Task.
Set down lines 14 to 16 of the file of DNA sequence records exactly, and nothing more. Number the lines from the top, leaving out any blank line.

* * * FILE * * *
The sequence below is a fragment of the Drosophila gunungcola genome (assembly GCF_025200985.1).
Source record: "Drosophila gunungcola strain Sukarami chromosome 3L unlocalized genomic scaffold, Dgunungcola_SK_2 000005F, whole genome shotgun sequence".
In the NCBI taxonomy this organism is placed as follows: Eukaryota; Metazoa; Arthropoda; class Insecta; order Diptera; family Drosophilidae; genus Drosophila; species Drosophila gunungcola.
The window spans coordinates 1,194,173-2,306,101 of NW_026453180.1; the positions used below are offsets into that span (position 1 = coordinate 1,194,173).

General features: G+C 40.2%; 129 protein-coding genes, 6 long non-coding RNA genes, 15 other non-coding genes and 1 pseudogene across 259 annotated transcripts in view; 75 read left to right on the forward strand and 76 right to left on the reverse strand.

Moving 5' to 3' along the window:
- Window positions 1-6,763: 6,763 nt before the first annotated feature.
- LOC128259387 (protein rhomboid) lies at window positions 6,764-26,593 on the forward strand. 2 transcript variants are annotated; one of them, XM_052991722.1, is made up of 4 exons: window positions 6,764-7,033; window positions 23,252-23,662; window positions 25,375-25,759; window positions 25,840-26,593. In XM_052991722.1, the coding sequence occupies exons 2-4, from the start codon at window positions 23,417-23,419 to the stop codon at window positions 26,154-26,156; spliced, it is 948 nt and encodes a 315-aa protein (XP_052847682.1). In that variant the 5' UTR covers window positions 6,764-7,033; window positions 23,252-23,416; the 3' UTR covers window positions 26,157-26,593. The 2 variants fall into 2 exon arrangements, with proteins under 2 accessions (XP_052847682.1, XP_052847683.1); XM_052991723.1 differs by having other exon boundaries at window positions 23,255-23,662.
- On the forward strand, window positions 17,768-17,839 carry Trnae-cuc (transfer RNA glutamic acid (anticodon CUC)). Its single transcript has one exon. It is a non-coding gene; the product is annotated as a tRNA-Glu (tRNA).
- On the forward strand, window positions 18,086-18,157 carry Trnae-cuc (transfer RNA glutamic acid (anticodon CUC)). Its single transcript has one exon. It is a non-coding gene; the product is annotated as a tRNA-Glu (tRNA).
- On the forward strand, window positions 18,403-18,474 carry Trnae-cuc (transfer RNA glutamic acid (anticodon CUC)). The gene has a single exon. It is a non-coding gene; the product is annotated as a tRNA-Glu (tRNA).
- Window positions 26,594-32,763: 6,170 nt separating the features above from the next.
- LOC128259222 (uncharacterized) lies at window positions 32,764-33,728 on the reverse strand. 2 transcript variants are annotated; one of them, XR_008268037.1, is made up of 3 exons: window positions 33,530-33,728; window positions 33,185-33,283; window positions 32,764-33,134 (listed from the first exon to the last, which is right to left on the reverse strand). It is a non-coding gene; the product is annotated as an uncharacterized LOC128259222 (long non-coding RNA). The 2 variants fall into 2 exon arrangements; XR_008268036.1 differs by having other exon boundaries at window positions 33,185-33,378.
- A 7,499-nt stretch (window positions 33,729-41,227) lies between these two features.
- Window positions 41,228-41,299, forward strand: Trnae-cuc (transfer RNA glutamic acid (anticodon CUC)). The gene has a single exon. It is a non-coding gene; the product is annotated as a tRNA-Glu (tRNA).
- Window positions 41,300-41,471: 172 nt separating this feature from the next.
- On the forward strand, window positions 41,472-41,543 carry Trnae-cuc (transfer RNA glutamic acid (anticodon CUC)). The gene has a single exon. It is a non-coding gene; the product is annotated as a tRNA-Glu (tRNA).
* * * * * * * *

- A 7,499-nt stretch (window positions 33,729-41,227) lies between these two features.
- Window positions 41,228-41,299, forward strand: Trnae-cuc (transfer RNA glutamic acid (anticodon CUC)). The gene has a single exon. It is a non-coding gene; the product is annotated as a tRNA-Glu (tRNA).
- Window positions 41,300-41,471: 172 nt separating this feature from the next.